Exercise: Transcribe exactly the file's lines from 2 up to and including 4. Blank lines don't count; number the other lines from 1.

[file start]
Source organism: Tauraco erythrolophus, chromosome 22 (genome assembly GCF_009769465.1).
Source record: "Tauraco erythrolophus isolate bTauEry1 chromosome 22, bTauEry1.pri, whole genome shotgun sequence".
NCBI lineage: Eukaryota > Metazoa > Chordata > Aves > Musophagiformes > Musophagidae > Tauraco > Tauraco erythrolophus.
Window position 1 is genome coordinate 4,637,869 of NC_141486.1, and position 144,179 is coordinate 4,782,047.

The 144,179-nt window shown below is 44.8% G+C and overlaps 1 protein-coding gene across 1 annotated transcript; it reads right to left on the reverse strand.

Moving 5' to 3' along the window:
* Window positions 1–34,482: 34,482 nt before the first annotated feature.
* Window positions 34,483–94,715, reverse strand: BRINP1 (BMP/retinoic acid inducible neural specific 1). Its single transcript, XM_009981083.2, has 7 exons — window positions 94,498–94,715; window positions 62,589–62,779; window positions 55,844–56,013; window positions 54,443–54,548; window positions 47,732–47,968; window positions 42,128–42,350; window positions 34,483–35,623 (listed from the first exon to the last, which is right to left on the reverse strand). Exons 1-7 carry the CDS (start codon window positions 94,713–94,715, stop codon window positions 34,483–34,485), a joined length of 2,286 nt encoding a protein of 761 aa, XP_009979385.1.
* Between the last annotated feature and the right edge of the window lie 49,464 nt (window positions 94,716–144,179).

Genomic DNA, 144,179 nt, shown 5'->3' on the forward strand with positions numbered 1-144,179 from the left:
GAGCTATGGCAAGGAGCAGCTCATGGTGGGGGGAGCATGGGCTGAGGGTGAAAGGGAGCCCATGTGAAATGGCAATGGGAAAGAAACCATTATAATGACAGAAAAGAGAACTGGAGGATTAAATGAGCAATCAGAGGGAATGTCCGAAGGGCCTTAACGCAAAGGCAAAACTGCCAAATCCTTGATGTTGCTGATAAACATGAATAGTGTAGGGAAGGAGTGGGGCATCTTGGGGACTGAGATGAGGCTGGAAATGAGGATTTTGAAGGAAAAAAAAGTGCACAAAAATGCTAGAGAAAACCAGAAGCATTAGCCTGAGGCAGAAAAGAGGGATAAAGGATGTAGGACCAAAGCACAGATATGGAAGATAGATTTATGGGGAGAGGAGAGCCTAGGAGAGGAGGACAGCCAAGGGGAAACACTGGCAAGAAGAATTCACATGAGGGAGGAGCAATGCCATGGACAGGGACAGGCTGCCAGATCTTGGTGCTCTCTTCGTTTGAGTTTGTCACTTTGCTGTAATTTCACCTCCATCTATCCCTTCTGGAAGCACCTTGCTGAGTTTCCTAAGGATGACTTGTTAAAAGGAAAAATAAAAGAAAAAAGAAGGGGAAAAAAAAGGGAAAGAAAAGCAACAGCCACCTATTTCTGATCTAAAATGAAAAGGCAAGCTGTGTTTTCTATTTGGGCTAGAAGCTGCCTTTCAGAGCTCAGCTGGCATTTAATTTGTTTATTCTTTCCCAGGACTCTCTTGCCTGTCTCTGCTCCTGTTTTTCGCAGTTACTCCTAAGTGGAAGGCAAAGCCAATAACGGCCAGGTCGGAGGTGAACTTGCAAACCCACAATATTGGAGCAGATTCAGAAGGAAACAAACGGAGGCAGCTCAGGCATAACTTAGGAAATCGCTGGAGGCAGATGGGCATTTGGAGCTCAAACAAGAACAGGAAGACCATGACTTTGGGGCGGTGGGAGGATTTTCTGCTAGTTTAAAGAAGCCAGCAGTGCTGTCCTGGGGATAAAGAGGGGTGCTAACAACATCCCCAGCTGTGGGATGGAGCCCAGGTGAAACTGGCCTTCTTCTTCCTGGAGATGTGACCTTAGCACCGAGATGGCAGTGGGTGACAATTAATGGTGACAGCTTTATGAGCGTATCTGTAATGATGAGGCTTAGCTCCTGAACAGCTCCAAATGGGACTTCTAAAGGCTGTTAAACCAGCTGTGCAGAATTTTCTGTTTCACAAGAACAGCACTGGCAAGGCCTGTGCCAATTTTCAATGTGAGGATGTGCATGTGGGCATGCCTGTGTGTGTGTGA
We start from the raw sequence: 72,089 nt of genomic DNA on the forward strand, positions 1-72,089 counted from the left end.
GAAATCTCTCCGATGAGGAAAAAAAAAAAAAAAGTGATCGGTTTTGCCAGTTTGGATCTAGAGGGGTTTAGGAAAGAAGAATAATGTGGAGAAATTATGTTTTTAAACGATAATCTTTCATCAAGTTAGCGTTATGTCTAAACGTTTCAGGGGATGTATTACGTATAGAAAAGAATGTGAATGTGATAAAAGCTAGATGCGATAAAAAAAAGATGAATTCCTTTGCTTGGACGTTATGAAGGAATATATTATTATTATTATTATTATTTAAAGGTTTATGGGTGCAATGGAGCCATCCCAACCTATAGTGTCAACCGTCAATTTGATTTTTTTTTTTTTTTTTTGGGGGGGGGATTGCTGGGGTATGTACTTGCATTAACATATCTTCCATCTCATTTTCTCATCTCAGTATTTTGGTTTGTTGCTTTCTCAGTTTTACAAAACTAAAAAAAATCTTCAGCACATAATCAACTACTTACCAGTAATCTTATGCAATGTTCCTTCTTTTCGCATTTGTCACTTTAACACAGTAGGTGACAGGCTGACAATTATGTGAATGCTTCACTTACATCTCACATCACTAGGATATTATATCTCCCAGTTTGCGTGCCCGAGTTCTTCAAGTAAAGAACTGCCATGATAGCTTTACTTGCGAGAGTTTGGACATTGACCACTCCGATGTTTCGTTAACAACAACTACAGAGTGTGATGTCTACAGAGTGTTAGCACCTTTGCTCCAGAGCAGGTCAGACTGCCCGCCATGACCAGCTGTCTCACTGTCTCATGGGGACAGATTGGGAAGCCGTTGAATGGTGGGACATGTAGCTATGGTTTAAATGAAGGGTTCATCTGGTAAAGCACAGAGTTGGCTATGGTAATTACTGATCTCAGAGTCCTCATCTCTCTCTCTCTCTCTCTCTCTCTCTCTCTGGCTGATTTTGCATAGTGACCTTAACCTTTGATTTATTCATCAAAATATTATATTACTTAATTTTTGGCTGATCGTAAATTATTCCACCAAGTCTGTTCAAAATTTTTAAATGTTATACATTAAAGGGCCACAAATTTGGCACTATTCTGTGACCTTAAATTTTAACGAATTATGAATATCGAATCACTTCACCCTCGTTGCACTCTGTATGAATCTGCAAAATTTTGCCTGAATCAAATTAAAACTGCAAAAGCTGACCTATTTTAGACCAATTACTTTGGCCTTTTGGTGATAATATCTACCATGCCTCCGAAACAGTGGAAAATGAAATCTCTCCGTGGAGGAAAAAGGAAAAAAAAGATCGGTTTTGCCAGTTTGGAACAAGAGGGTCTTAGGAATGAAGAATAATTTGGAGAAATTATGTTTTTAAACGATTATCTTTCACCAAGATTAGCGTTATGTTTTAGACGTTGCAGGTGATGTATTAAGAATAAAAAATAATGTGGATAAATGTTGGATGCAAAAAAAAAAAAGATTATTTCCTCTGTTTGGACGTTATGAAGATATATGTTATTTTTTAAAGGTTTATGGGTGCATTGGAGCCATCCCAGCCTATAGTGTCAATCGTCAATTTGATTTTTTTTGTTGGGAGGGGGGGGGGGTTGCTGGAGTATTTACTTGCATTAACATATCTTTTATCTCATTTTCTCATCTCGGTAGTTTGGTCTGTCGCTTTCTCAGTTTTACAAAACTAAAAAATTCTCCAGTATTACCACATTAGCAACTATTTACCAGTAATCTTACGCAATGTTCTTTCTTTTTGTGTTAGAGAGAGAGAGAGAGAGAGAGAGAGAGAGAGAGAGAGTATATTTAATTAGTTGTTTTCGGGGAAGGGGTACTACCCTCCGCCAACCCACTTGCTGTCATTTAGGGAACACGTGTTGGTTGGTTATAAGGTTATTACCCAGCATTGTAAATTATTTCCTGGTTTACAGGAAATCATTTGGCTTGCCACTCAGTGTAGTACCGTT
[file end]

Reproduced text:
Source record: "Tauraco erythrolophus isolate bTauEry1 chromosome 22, bTauEry1.pri, whole genome shotgun sequence".
NCBI lineage: Eukaryota > Metazoa > Chordata > Aves > Musophagiformes > Musophagidae > Tauraco > Tauraco erythrolophus.
Window position 1 is genome coordinate 4,637,869 of NC_141486.1, and position 144,179 is coordinate 4,782,047.